The Mason City Globe-Gazette from Mason City, Iowa on March 7, 1934 · Page 3
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March 7, 1934

The Mason City Globe-Gazette from Mason City, Iowa · Page 3

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Mason City, Iowa
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Wednesday, March 7, 1934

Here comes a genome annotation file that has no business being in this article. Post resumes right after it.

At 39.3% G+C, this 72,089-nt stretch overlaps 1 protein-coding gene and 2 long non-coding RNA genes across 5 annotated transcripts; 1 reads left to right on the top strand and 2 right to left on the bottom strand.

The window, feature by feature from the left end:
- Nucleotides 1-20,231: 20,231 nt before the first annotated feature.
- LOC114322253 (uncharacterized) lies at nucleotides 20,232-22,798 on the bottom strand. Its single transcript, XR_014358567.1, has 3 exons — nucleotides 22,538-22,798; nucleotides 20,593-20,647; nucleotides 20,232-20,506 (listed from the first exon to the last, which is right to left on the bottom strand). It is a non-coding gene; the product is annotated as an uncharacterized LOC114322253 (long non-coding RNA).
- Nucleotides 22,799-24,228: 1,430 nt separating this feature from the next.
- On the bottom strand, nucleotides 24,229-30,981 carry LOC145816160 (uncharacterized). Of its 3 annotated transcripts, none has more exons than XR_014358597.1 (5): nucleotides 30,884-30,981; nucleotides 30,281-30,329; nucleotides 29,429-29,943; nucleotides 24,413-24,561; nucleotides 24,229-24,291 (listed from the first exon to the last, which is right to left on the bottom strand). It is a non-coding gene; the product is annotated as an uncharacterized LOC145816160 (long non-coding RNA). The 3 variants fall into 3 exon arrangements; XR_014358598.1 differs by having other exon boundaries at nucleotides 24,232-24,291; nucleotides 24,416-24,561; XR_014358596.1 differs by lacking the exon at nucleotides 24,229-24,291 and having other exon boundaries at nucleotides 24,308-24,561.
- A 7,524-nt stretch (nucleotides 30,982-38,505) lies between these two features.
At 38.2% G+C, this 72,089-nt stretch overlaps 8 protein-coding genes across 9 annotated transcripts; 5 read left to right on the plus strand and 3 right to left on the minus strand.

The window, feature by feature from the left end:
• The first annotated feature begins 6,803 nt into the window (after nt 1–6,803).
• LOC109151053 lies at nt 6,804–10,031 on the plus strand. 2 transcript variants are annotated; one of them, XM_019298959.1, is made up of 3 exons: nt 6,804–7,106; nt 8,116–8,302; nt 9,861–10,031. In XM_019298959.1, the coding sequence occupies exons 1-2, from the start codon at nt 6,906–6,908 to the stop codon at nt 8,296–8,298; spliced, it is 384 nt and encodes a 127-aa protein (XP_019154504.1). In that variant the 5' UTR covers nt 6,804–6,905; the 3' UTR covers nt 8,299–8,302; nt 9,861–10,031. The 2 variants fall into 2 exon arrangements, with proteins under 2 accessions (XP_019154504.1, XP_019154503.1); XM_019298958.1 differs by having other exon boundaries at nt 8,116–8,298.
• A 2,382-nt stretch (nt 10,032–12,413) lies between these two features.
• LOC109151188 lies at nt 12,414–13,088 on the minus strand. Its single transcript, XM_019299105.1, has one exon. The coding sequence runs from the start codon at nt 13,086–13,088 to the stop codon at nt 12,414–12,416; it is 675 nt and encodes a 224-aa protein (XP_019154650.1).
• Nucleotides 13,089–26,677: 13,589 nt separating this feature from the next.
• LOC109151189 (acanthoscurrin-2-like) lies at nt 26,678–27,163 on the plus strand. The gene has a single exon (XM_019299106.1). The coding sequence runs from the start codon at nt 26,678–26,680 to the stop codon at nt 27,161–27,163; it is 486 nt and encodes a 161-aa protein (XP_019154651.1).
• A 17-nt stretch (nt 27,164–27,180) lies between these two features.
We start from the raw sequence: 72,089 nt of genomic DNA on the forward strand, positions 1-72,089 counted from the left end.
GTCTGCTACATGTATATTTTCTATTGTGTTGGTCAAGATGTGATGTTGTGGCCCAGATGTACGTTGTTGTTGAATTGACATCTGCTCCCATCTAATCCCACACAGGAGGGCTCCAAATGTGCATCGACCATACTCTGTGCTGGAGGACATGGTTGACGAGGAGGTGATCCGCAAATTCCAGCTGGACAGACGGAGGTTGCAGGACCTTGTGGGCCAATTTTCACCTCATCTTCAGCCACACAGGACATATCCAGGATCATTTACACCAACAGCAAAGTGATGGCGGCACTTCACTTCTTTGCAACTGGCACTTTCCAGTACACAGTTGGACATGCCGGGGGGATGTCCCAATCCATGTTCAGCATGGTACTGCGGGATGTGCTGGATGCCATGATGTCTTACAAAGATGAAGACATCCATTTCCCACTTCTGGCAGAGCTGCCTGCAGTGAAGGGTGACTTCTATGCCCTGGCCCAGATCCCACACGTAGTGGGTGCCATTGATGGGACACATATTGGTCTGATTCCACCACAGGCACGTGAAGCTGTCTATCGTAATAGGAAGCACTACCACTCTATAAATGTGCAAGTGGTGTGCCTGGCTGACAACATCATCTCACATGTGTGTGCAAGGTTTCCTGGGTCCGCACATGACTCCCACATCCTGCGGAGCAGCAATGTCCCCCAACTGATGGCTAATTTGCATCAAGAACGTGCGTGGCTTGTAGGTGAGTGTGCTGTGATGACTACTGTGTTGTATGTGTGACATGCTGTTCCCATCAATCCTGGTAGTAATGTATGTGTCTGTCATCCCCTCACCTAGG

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WEDNESDAY, MARCH 7, 1934 MASON CITY GLOBE-GAZETTE THREE MASON CITY GLOBE-GAZETTE A IKE SYNDlrATE r.EUM'Al'BB Issued Every Week Day by tfce MASON CITJ GLOBE-GAZETTE COMPANY 121-123 East State Street Telephone No. 3800 LEE P. LOOM1S W. EARL HALL ENOCH A. NOREM LLOXD L. GEER - Publisher Managing Editor : - - City Editor Advertising Manager Pertinent or Impertinent MEMBER OF THE ASSOCIATED PRESS--The Associated Press is exclusively entitled to the use for publication of all news dispatches credited to it or not otherwise credited in this paper, and also all local news published herein. SUBSCRIPTION KATES Mason City and Clear Lane, Mason City anil Clear Lake, by the year ............ $7.00 by tha week OUTSIDE MASON CITY AND CLEAK LAKE Per year by carrier . . . . 57.00 By man 0 months . . Per week by carrier ____ ; ,1ft By mail 3 months .. Per year by mall ...... 54.00 By man 1 montb . . OUTSIDE 100 MILE ZONE Per year ...... 58.00 Sii months. . .JS.dO Three months. .51. 5u 5 .1 . 52.00 . $1.00 . J .50 The mortal race is far too weak not to grow dizzy on unwonted heights--Goethe. FIKE-FIGHTERS OUT CJTATESMEN from all over Europe in the last week ^ have been rushing about with fire extinguishers to prevent the explosion in Austria which everyone agrees might launch another international war. The leading actlvitiea of the pacifiers now center about the determined British effort to revive disarmament discussion on a practical basis, and the rather more realistic efforts of Premier Mussolini to set up an Italo-Austro- Hungarian consultative pact which would serve notice on Germany that any effort to seize Austria would involve more than merely swallowing Dollfuss. Of course Hitler knows that, anyhow. Pact or no pact, he must realive.that he could not make a move toward Austria without having the French, the Ital- ions, the Czechs and the Rumanians to reckon with. It is reasonable to deduce that Signer Mussolini is quite as much interested in benefits' to Italy as in the protection of Austria, in his work for the new combination. However the situation is such that his activities probably have the blessing of France and England, even though France particularly is not anxious to see Italy become more influential than she now is in European affairs. It is nevertheless a case of preferring Mussolini to Hitler. The British have a program for renewing discussion of armament which is as yet undisclosed, but which seems to be getting swimmingly through the preliminary stages. Germany has accepted it as a basis of discussion, and so has Italy. It is understood to be based upon a four-power consultation of Germany, France, Italy and England, which would draw up a program to be submitted to the league conference at Geneva. The four-power conference outside the league is a Mussolini idea; the reference to Geneva is a bow to the French insistence that disarmament is league business and must not be taken outside the treaty framework. What the plan actually embodies is a mystery, but '. It is supposed to allow Germany a considerably larger ' army 'than.. now, and, some approach to equality in weapons. France juat recently turned down Germany V cold-la direct negotiations on a plan somewhat sim- ' liar. But the Austrian crisis intervened, and the French domestic political upheaval. Perhaps her attitude can be changed. Europe is badly frightened, no question. The stubbornness of statesmen who have been insisting upon their own version of their national interests since the war has brought about an international conflict which is almost out of control. The Austrian civil war, following the accession of Hitler, shocked every capital into realization of the nearness of the abyss. So perhaps a greater effort to reconcile rival programs is now to be made. But one recalls the desperate efforts to reach a settlement in the spring of 1914, and what came of them. It is not possible to be optimistic. IF HE WANTED TO DO IT F MR. COLFLESH were so disposed, he could make some pertinent reference to a certain millionaire son of a millionaire father who spent $50,000 in a primary campaign, whose interest in agriculture is conditioned by a desire to collect a high interest on his farm mortgages, whose farm lands in large part were acquired through the foreclosure route, who has never represented, or accepted counsel from, any but a fraction of a faction. If he were disposed, he could draw out of a rival's campaign utterances for effective application to that candidate such words and phrases as "factions" * * * "wrecking the party" * * * "attempted control of the party" * * * "selfish interest" * * * "machiile control of the party" * * * "lavish expenditure of large sums of money" * * * "private Intercast," etc. These things he could do. But these things he won't do for the reason that he would not wish to militate against the chances of republican success at the election next November. As a seeker of republican preferment, Mr, Colfiesh believes that he bears a certain responsibility to his party. His opponent apparently is either blind or calloused to this obligation. Many will find the true measure of the two men in this contrast. WHY DID THEY QUIT? N EW dealers continue to pooh pooh the idea that they ever had any thought of restraining the newspapers in their traditional freedom to criticize. If that be true, will some of them explain, in simple understandable language, why David Lawrence and William Hard, two radio commentators, are no longer on the air. The radio is under federal jurisdiction, as, perhaps, it should be. Washington's power to license or withhold license is a life and death control of broadcasting. A frank explanation as to why Lawrence and Hard are no longer presenting their disinterested critiques of the new dispensation will throw light on the character of the system. Newspapers have continued their three hundred year old fight against accepting a status like unto that which has ruled criticism of the government off the air. Every man or woman who prizes his constitution- given right of free speech has a stake in this fight, Irrespective of what the Richbergs, Johnsons and Tug- wells may say on the subject. I The municipally owned electric sign at Reno reading "Reno, the Biggest Little City in the World," will be replaced with four big blazing green letters reading aimply "Reno." Whatever the sign at the station, the Honeymoon Express will stop there soon enough. * * « The Forest City Summit came to its readers last week in a new form with eight 22 inch deep columns to the page the idea:being as the Summit expressed it to add quantity to quality. After this there will always be room at the Summit, eh? * * » Members ol the old guard talk convincingly about bringing out a new republican candidate for governor T-until you ask them to name somebody who would be more acceptable to all viewpoints than Bob Colflesh. * * * What would you do if you encountered John Dillinger, that slippery Indiana jail-breaker, otherwise known as a tough hombre? You don't need to answer unless you prefer to fib about it. * * * Uncle Sam is a big fellow but not big enough to take over and run everybody's business, says the Red Oak Express. Evidently the Express hasn't talked to Mr. Wallace or Mr. Tugwell lately. * * * The party in power always has wished for some effective way to curb criticism and no appeal has operated quite so effectively up to this time as patriotism. * ft * Will somebody give a good reason why, with the liquor and the tax bills passed, the special session of the legislature should still ^insist on sticking around? "Closed bank pays dividend," says a headline According to some of our banker friends these days thats the only kind that does. DAILY SCRAP BOOK OTHER EDITORS OLD AGE PENSIONS Northwood Anchor: Old age pensions sound good in theorv and the Iowa legislature has thought iay- orably of the idea. No one has more respect for old age than the writer; he has seen too many pitiful cases of old age hardship to be other than sympathetic with the idea. But there is a better way than taxing the TjeODle indiscriminately. . The better way is to provide a stimulus for indi- v'iduals to help themselves to old age pensions. The federal government has pointed the way in its wuh- holding of 3V. per cent from its civil service em- ployes each payday. Private business could do that with the aid of a state or federal insurance set-up. For every S100 due in wages the private employer farmer, merchant or of any occupation, could pay to the receiving office $3.50 and to the employe .$96.50 Proper investment by the state and compound interest would do the trick, possibly not with the particular amount mentioned but with such withdrawn sums as experts figured for various salaries. Only a very small percentage of the people will save for themselves. That being the case, enforced saving should be the rule. Certainly the cost of such a plan would be no more than pensions raised by straight taxation. Under the plan now proposed in Iowa an individual 65 years of age with expectation of 15 years of life could well afford to give away considerable property in order to become eligible to a monthly pension pf ?30 a month. CO-OPERATION NEEDED! Albert Lea Tribune: There's got to be more cooperation between the editor who writes the editorials 1 and the reporters who write the news columns. Down in Iowa last week one of the editors stated in his column "It is now time for the liar of this community to come forth with the report of seeing the first robin." Lo and behold the very same issue contained a local which announced that Mrs. · . , superintendent of the Sunday school of the Methodist church of that place, reported a robin that came to her back door that morning. It happens to be that the superintendent teaches the Sunday school class of which the editor is a member. If the editor's seat in the class was vacant last Sunday, no one should accuse him of back-sliding. WHEN DOES TAXPAYER GET A BREAK? Algona Advance: It is a disagreeable task to argue against the cause of the poor and the aged, but it is time that something was being said in behalf of the taxpayer; also high time, and high indeed, that voices were raised against the constant legislative tendency to listen to specious pleas of one kind and other involving increase in the tax burden. Is there no lesson in the fact that between 1910 and 1930, only 20 years property taxation in Iowa rose from ?32)000,000 to $107,000,000--234 per cent? DOLLAR'S STILL A DOLLAK Lafe Hill in Nora Springs Advertiser: If you hadn't read it in the papers, you wouldn't know our gold dollar is cut in two. Your corn, your oats, ^our cream, your chickens, and your day's work seem to buy just about the same amount of food and other comforts as they did before. The old definition of "money" as a medium of exchange still holds, regardless of the newfangled interpretation of the brain trust now on deck. THEY'RE USED TO TAKING IT Waterloo Courier: Those would-be kidnapers who failed miserably in their attempt to abduct E. P. Adler should have known that it's futile to attempt to knock a newspaperman out with a blackjack. After absorbing the punches of critics for years, a newspaper publisher is able to "take it." EDITOR'S MAIL BAG AGAINST ST. LAWRENCE WATERWAY MASON CITY, March 6.--The proposed St. Lawrence waterway calls for a depth of 25 feet although there are 11 principal harbors in the United States on the Great Lakes, that have a mean depth of less than 25 feet . These would all have to ne dredged at enormous expense to accommodate vessels of that draft, and this would not be the final cost as a sum running into millions of dollars annually would have to be spent as upkeep on those dredged channels and harbors. To the best of my knowledge, no one has yet estimated what it will cost the owners of docks, wharves and elevators to adapt present structures to the new depth, but this will be an enormous sum. Another objection to the treaty is that Lake Michigan, the only one of the great lakes entirely within our borders and strictly United States property, is to be made an international body of water subject to international maritime law. I do not think this is either right or proper. It seems to me, we are asked to give away more than we can expect to receive. The billion dollars we are asked to spend on this project is to be used to benefit the foreign port of Montreal at the expense of our own ports, and we are forgetting the admonishing words of the greatest of our presidents, to have no "entangling alliances" with foreign countries. .Mr. Taxpayer, when you spend a billion dollars do you not like to get something you can use the year round ? Surely you do. but now you are asked to spend this much on a waterway that is ice bound and useless for navigation purposes five months out of each year, to the detriment of our own ports on the Atlantic that give year round service. Can such an expenditure be justified? Yours truly, H. R. HOWARD, 208 Fifteenth street northwest. FI RST u.s,,WOMAN ^R* IS° ALLERDICE.NEEHANSE OBSERVING W I N E BARREL }, ATARRED HIDE 1 - T4iE NECK; AND-THREE. LEGS ARE-tiED UP -THE FOURTH UEj SERVES AS A SPOliT REiqN oF EDWARD'21., A SPANIARD FASTENED ONE- END OF A CABLE -To HE STEEPLE of OLD ST. PAUL'S AND ATTACHED -THE. OTHER ENDTb AN A N C H O R -- tyiNQ ON-THE ROPE- HEAD DOWNWARD WITH ARMS AND LE?S OUTSPREAD ME SWOT DOWN LIKE AN ARROW- REACH IN q-friE (3ROUND HE ROSE AND SALUTED "THE K I N G DIET and HEALTH Dr. Clendenlnp cannot diagnose or give personal answers to letters from readers When questions are of general Interest, however, they will be taken up. in order, in the dally column. Address your queries to Dr. Logan Clendeninfr, care of The Globe-Gazette. Write legibly and not more than 200 words. ~Bj I.OGA.N CUENDENINd, M. D. OCCASIONAL HUMAN BORN WITH TAIL O NE OF THE principal differences between man and the lower animals is the absence of a tail, but even this proud distinction is occasionally lost, and we find a human being with a fully developed tail. In all of us there are rudimentary structures and bones at the root of the spinal column, which constitute a potential tail. These bones are known as "coccyx." It is not often that an atavistic *^ * n a numan being reaches any large proportions, but there are frequently little growths in the region at the base of the spine which faintly resemble tails--a few hairs growing from a little nubbin or button. They are known as "pilonidal cysts," and frequently become infected, being especially subject to disease, as all vestigial structures are. The coccyx itself, is worse than Dr. Clendeninc useless--it is a positive source of trouble, and frequently is broken off in the process of childbirth, giving rise to considerable pain and discomfort. If you scratch the sole of a newborn baby's foot, the large toe draws away from the other toes and moves upwards in a peculiar monkeylike gesture. This reflex is soon lost, as is the apparently prehistoric ability of the infant's toes. The way a baby folds its toe almost over the sole of its foot, as if it could clutch something, is reversion to our early arboreal existence. The fact that the dhild also can face the soles of its feet together is another indication of the same thing. Young infants can support themselves by hanging to a branch or a cane by their hands. QUESTIONS FROM READERS N. B.: "What treatment must a person use-to get rid of the itch?" Answer: The itch is caused by a minute animal parasite which burrows into the soft places of the skin, most frequently between the fingers. The parasite is extremely susceptible to the action of sulphur, and the treatment is entirely external by the application of sulphur ointment to the spots. The strength of the sulphur depends upon the age of the patient. In infants, and small children 1 to 3 per cent of precipitated sulphur is used, with a base of lanolin. In older children, 5 to 8 per cent; and in adults with dark or coarse skin, 10 to 15 per cent sulphur. The underwear, night clothes and bed sheets should be changed daily for four days to avoid reinfection. Other people in close contact with the patient should be inspected. EARLIER DAYS An Interesting' Dally Feature Drawn From the Glnbe-Gaiette'B Files nt thu Years Gone By. Thirty Years Ago-Mr. and Mrs. Sam Hoyt have returned from a visit in Minnesota. Clint Smith has returned from Emmetsburg and a visit with his aunt. Mrs. I. W. Smith of Gateway, Mont., is a guest of her sister, Mrs. N. Kotchcll. Ira Knapp left for a business visit at Nora Springs this morning. G. P. Smith of the Grocery company departed last evening for Chicago. .Andrew Stiley of Carpenter, cashier of the bank there, was in the city yesterday for a short business call. Milt Waterbury departed today for his home after transacting business in Mason City several days. Will Gardner of Britt was in the city today with a carload of horses enroute to Minnesota, where he will offer them for sale. Twenty Years Ago-Miss Cora Stamp is on a short vacation in Algona, the guest of an aunt. Miss Gertrude Dickoff is spending a few days in Rochester, Minn. Miss Henrietta Hanson returned from Albert Lea where she' spent part of her vacation. Mrs. J. B. Youngblood returned Monday from a two day visit with her daughter, Mae, who is attending school at Hilsdale, Wis. Mrs. M. Z. Ellison returned today from New York and eastern markets where she brought spring stock for the Damon Igou ready-to-wear departments. Mrs. C. B. Johnson, Ellensburg, Wash., is in the city visiting her daughter, Mrs. J. E. Watts, at the Marvyl apartments. Henry Curvo of Clear Lake was a business caller in the city Tuesday. ^kt have heard some suggest ^BC that a man 35 years old is **·*" too youthful to serve as governor. I wonder what they would say about an administrator of this very land who was only 19 years old. The story of this phase of Iowa history is related by Jacob A. Swishcr in the current issue of The Palimpsest publication of the Iowa State Historical society. It was in the time of President Andrew Jackson that Stevens T. Mason was designated "secretary of Michigan territory," of which present day Iowa was a part. The territorial governor was George B. Porter, who left his boy aide in full charge of government during his frequent and protracted absences from Detroit, the Michigan territor- al capital. Young Mason was at tte helm on June 28, 1834, when congress attached the land west of .he Mississippi to Michigan territory. This message penned by Mason on that occasion is reproduced by Palimpsest: "Spread over an extensive country, the immediate organization for them of one or two counties with one or more townships in each county, similar to the organization of other parts of the territory is respectfully suggested and urged. A circuit and county courts will also be necessary, authorizing and mak- ng a special circuit for the counties west of the Mississippi, inasmuch as it would be unreasonable to require the attendance of the inhabitants of that section at the courts east of the river." The legislature responded by creating the. counties of Dubuque and Demoine with the requisite townships and courts and in commemoration of this event, April 16-20 has been designated as Iowa History week with the central theme "The Beginnings of Civil Government in Iowa." frankly admit that I can't supply the answer to this riddle forwarded by F. E. F. of Iowa Falls. It was clipped from the New York Times and the sender didn't chance to find the answer. I wonder if readers of this department can solve it and save me from writing to the Times to learn the answer? Let's try it: What is it men and women both despise, Yet each and all of them so dearly prize; Which never was for sale, yet every day The poorest begRar can the best display; Which kings possess not. yet full sure am I For this great luxury they often sit;h. Which never bride did own, yet woe the day When bride without one dared to go away: Which oft ive give away yet long to keep, And oftentimes we toast, but never eat; A tfilnR most needful to the growing com ( Which weary husbandmen would never scorn- The very thinp; to take to a sickroom, And coming silent as spring's early bloom' A little thing oft wet with mother's tears; A great, soft, yielding thing that- no oni fears; A thing so holy that we strive to wear Sacredly hidden from the world's rude starel TODAY IN HISTORY Notables Born This Date--Thomas Masaryk, b, 1850, first president of Czechoslovakia, who wed an American woman, took his oath of office in Independence Hall, Philadelphia, 6,000 miles from his own capital. * * * Edwin Henry Landseer, b. 1802, notable animal painter. * * Joseph Niepco, b. 1765, popularly credited as co-inventor of photography. But Thomas Wedgewood, Englishman, made photographs 25 years before Niepce and Daguerre. * * Luther Burbank, b. 18i9, botanist who invented more than a thousand new species of flora and fauna. * * Ben Ames Williams, b. 1S89, author. * * Percy Hammond, b. 1873, drama critic. Edward P. Roe, b. 1838, novelist. * * Maurice Ravel, b. 1875, composer. * * J. D. Beresford, b. 1873, British novelist. · · · 831 A. D.--First law requiring observance of Sunday as a Sabbath was enacted in the Christian world by Constantine, emperor of Rome. 1274--Kings and princes fought for possession of the bdy of Thomas Aquinas, who died at 48 of fever. He overcame hardships to obtain a", education, became a teacher all Europe sought out, wrote Summa Theologiae which remains to this day substantially the standard authority of the Roman church. 187G--Alexander Graham Bell, 29, obtained his j first patent on his first telephone. Not the first tele- j phone, however. The word was invented by Philip Reis when he demonstrated his articulate electric telephone in Frankfort, Germany, in 1861. · · · 1912 (March)--Roald Amundson, 40, who didn't have along a radio transmitter (or an electric ice-box, piano, cow or bookkeeper!) finally succeeded in getting news to the outside world that he had discovered the south j magnetic pole on the previous Dec. 11. 1 Ten Years Ago-The Woman's club play, "The Famous Fabricator," will be given at the high school Tuesday, The players are Harold Bull, Adelaide Amen, E. W. Clark, Carolyn Hayes, King Vanderwicken, James King, Helen Howe and Walter Patton. George McLaughlin is on a short vacation, which he is spending at Kansas City. Principal James Rae of the high school has returned from a five day convention at Chicago, held for educators from all parts of the country. PRAIRIE POETS A Once a Week Feature Edited by I*u Mallory T.uko of Hampton, Secretary of the Inwa Author's Club, and Dedicated to the BuIIdlne; Up of a Distinctive Jott-a Poetry. Mildred Fowler Field of Cedar Rapids has a name as lyrical as her poetry. Miss Field was born and reared in southeastern Iowa. She progressed from music--to the violin--to poetry. She learned the harmonic form and added words to it. To her the final art is sculpture and she hopes to reach this goal some day. She has written prose and plays, as well as poetry. Her nature poems spring directly from a mystical union with elemental things; lyrics and sonnets are more involved and spring from her deeper self. Miss Field feels that poets just happen and many of them never write a word--and those who do crystallize their emotions and thougnts into a poem-do it for the silent ones. To her the long flowing golden line of a sonnet is one of the most beautiful things in life and comparable only to the human hand in marble. Miss Field's work is found in many magazines such as Contemporary Verse, Midland, Voices and others. Two of her prose sketches from Midland have been starred in O'Brien in former years. Her work is included in Women's Poetry of Today, edited by L. Worthington Smith and Alice C. Weitz, and in various anthologies. Her current hobby--marionettes --writing plays and arranging fairy stories as plays for a group of talented children, designing sets and modeling heads. Miss Field is a businesswoman--gives talks and poetry recitals. She is an inveterate reader. She dislikes the machine age and would like to live in a primitive civilization from choice and forever. She finds Florida very close to her ideals. Today's poem was in a current issue of Better Homes and Gardens: FOR A GARDEN IN WINTER By Mildred Fowler Field. Under the arm of winter air The sheltering snow lies gently where Lately the harebell stood alone Against the moss, against the stone. Delicate thoughts of hyacinth 'Are safely folded in their inch Of bulb I set squarely under Smoothing the soil with sudden wonder. Life must be lovely in the ground When days pass by without a sound; White peonies like swans in feather Nesting in roots against the weather. ^^^ don't know whether It's ail- j^^fe vertisera trying to kid thcm- ^S^ selves into thinking that radio advertising gets marvelous results or whether it's radio trying to do the kidding. But somebody is certainly being kidded by the arrangement under which radio fans are invited to send in their reactions by wire without cost. So that the task will be simplified .o the last degree, a sheet is issued whereby the listener doesn't even have to listen. A dozen or so of messages are written out for him so that at noon on the day the radio n'ogram is going to be broadcast can check off for dispatch such a message as "We have a radio :ruce in our house nightly when we isten in to your program," Or 'Accept my best wishes for the excellent radio entertainment you have given me for so many years." Some day these advertisers are joing to be as interested in finding iow much of a pain in the neck it is to the average radio fan to have to sit through the blah blah which year by year is making the radio something to be avoided rather than appreciated. have never seen a reasonable explanation of the term, "bulldog edition," heard frequently around daily newspaper offices. And this statement still stands after reading one presented by Editor and Publisher, journal tor journalists, which suggests that the name developed in the late nineties when the New York World. Herald and Journal fought to get out editions that would catch the mails going out of town. It was said they fought like bulldogs, hence "bulldog edition." Universally the term applies to an edition, got out under some difficulties and with a reduced staff, for outlying subscribers for whom regular editions would be out of date. It applies to afternoon papers and the term "lobster edition" is its equivalent for morning papers. know the dangers involved in taking issue with the statisticians and yet I can't resist the temptation to question the public health service calculation that only 2 per cent of our population--1 out of 50--are left-handed. Among my own acquaintances, I feel sure that the ratio would run at least 10 per cent. I'm asking Washington for a recount. have these two notions', about a savage dog: First, \ any dog that bites or shows ( signs of wanting to bite a human\ being should be muzzled. Second.-'-any dog that stands in need of muzzling stands also In need of. be ' ing shot. Answers Was the common honey bee native to this continent? K. S. The Bee Laboratory says it was first introduced into the United States in Massachusetts between 1638 and 1640. Reports of the introduction of agriculture into the southwest by the Spaniards earlier than these dates have never been verified. What Is the term lor the practice some people have when puzzled of opening the Bible at random, reading a verse, and allowing It to determine the person's course of action? T. N. Divination by means of the Bible is called Bibliomancy. Use of poetic verses, fixed on by chance, was common in Rome. Virgil was often used for this purpose. As the Bible spread through Europe, devout people naturally turned to it for direction. The custom still persists, although church dignitaries have frowned upon it. Where did President McKlnley die? M. C. In the home of John G. Milburn, 1168 Delaware avenue, Buffalo, N. Y. Of what was the Koman Coliseum made? C. T. Large blocks of travertine. The inner walls were of concrete with and without brick facing. They were strengthened by piers of peperino and travertine at points of greatest pressure. The pediment, columns, and seats were of marble. The Coliseum had no roof. When was the fountain pen invented? A. H. The first practical one Feb. 12, 1884, by Lewis Edson Waterman. When was the St. Louis race riot? A. S. June 8, 1917. The origin of the trouble was the immigration of Negroes from the southern states to take advantage of the unusual opportunities afforded by war industries. The working men of St. Louis and other cities strongly opposed the increased population and the result was friction which ended in riot. Did Gainsborough make many etchings or ncquatinls? ,T. K. He did very little in etchings or aquatints, only 15 o£ the former being known and three of the latter. j They resemble his chalk drawings but are not colored. Can a person ask you to get sonic information from a government department for him? K. K. Such a request will be complied with immediately. The mail is sorted in this office and rcscnrchcrs personally visit \lm d n p n r t m c n t s 7'ith letters v.-hicli nerd this treat- ment. Send question to this newspapers Information Bureau, enclosing coin or stamp for reply. Address Frederic J. Haskin, director. Washington, D. C. How do the armies of Russia, France and Italy compare? T. L. The largest army in the world at present is that of Russia. Russia lias an active army of 830,000 and approximately 15,000,000 trained reserves. France has an active army of 584,300 and 6,328,000 trained reserves. Italy has an active force of ·137,368 and a trained reserve of 5,885.000. Ho\v are bells cast to get the proper tones? O. N. The art of bell making is one requiring a high degree of technical skill. The amounts of various metals and alloys, the sizes and weights of the bells must all be calculated to a nicety to produce the musical sound necessary to an acceptable tone. How many airplanes licensed by the United States? O. P. There are 6,896 aircraft licensed. There are 2,388 unlicensed, making a total of 9,284. For whom Is Mt. Mitchell named" C. W. Mt. Mitchell, 18 miles east ot Asheville, N. Car., is named for Prof. Elisha Mitchell. In 1857, while determining the height of the mountain, he lost his life by a fall from a precipice. The body of the scientist is buried at the summit. AUNT HET By Robert Quillen "It's like watchin' strange teams play baseball. Gossip don't give you no satisfaction if you don't know the folks."